Malaysia: Bank Negara Malaysia extends hiking pause in March
At its 8–9 March meeting, the Monetary Policy Committee of Bank Negara Malaysia (BNM) kept the overnight policy rate (OPR) unchanged at 2.75% for the second consecutive meeting. The decision was broadly priced in by markets.
Echoing January’s decision, the Bank opted for a wait-and-see approach to assess the lagged effects of previous policy adjustments amid mixed price signals: Headline inflation moderated for the third month running in January, while core inflation remained elevated by historical standards. At the same time, the Bank remained concerned about looming downside risks to economic growth. Stronger headwinds to the global outlook—including tighter financing conditions—bode ill for Malaysia’s growth prospects in 2023. With additional rate hikes by heavyweight central banks expected ahead, BNM maintained the OPR at an accommodative level to support the economy.
In its communiqué, the Bank struck a dovish tone, stating that it will “continue to assess the impact of the cumulative OPR adjustments, given the lag effects of monetary policy on the economy”. Against a highly volatile external backdrop, BNM should continue its balancing act between taming inflation and supporting economic growth. The Consensus among FocusEconomics panelists is for about 25 basis points of additional rate hikes this year.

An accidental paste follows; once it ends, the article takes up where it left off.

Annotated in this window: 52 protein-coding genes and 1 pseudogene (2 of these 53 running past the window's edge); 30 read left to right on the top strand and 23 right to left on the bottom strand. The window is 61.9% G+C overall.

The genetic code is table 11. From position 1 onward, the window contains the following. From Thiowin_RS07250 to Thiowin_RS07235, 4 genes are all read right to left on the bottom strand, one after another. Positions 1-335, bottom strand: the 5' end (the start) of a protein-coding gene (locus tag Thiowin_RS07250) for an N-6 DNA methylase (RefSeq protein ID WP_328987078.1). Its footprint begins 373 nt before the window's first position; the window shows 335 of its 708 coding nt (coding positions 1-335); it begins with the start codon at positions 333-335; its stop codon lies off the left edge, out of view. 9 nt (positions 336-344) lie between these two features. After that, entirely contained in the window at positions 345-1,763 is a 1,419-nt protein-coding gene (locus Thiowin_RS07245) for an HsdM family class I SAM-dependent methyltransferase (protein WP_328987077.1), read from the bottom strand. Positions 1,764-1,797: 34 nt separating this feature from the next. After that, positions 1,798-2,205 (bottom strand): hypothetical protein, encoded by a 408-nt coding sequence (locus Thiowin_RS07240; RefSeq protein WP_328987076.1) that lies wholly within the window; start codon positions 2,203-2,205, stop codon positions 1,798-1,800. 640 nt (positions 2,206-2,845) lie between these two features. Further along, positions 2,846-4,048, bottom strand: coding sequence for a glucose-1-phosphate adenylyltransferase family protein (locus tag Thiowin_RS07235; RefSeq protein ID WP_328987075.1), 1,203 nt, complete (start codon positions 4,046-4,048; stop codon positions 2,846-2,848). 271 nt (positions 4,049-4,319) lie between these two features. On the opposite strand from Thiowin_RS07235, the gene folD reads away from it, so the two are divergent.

The next monetary policy meeting is scheduled for 2–3 May.
Analysts at the EIU see additional hikes ahead:
“We expect BNM to sanction a 25-basis-point increase in the OPR at the next monetary policy committee meeting, before switching to a neutral stance, amid growing evidence of a slowdown in economic activity.”
Euben Paracuelles and Rangga Cipta, analysts at Nomura, opposed this view:
“We maintain our view that BNM has already reached the end of its hiking cycle and will maintain its policy rate at 2.75% this year and in 2024. […] We acknowledge the risk to our forecast is BNM delivering a hike later in the year […]. However, we think this would require a sharp and quick turnaround in the growth outlook, which would likely be led by an improvement in external demand and China’s recovery lifting global growth, as well as commodity prices. However, at this stage, this scenario is unlikely owing to the sharp declines in export growth of Malaysia’s regional peers and the still-intensifying tech downtrend.”